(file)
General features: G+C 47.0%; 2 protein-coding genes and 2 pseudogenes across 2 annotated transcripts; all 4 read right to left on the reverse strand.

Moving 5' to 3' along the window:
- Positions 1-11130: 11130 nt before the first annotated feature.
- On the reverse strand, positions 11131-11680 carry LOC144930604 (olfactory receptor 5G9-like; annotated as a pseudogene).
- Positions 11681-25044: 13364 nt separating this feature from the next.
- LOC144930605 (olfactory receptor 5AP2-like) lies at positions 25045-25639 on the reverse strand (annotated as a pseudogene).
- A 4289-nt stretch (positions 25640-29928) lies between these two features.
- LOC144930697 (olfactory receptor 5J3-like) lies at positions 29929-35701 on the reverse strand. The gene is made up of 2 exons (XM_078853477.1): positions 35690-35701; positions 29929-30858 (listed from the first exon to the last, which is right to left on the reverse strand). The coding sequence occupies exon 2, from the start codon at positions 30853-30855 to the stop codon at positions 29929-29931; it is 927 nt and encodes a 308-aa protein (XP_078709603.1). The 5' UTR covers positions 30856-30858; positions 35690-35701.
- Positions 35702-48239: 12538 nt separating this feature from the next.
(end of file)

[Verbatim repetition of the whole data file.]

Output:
General features: G+C 47.0%; 2 protein-coding genes and 2 pseudogenes across 2 annotated transcripts; all 4 read right to left on the reverse strand.

Moving 5' to 3' along the window:
- Positions 1-11130: 11130 nt before the first annotated feature.
- On the reverse strand, positions 11131-11680 carry LOC144930604 (olfactory receptor 5G9-like; annotated as a pseudogene).
- Positions 11681-25044: 13364 nt separating this feature from the next.
- LOC144930605 (olfactory receptor 5AP2-like) lies at positions 25045-25639 on the reverse strand (annotated as a pseudogene).
- A 4289-nt stretch (positions 25640-29928) lies between these two features.
- LOC144930697 (olfactory receptor 5J3-like) lies at positions 29929-35701 on the reverse strand. The gene is made up of 2 exons (XM_078853477.1): positions 35690-35701; positions 29929-30858 (listed from the first exon to the last, which is right to left on the reverse strand). The coding sequence occupies exon 2, from the start codon at positions 30853-30855 to the stop codon at positions 29929-29931; it is 927 nt and encodes a 308-aa protein (XP_078709603.1). The 5' UTR covers positions 30856-30858; positions 35690-35701.
- Positions 35702-48239: 12538 nt separating this feature from the next.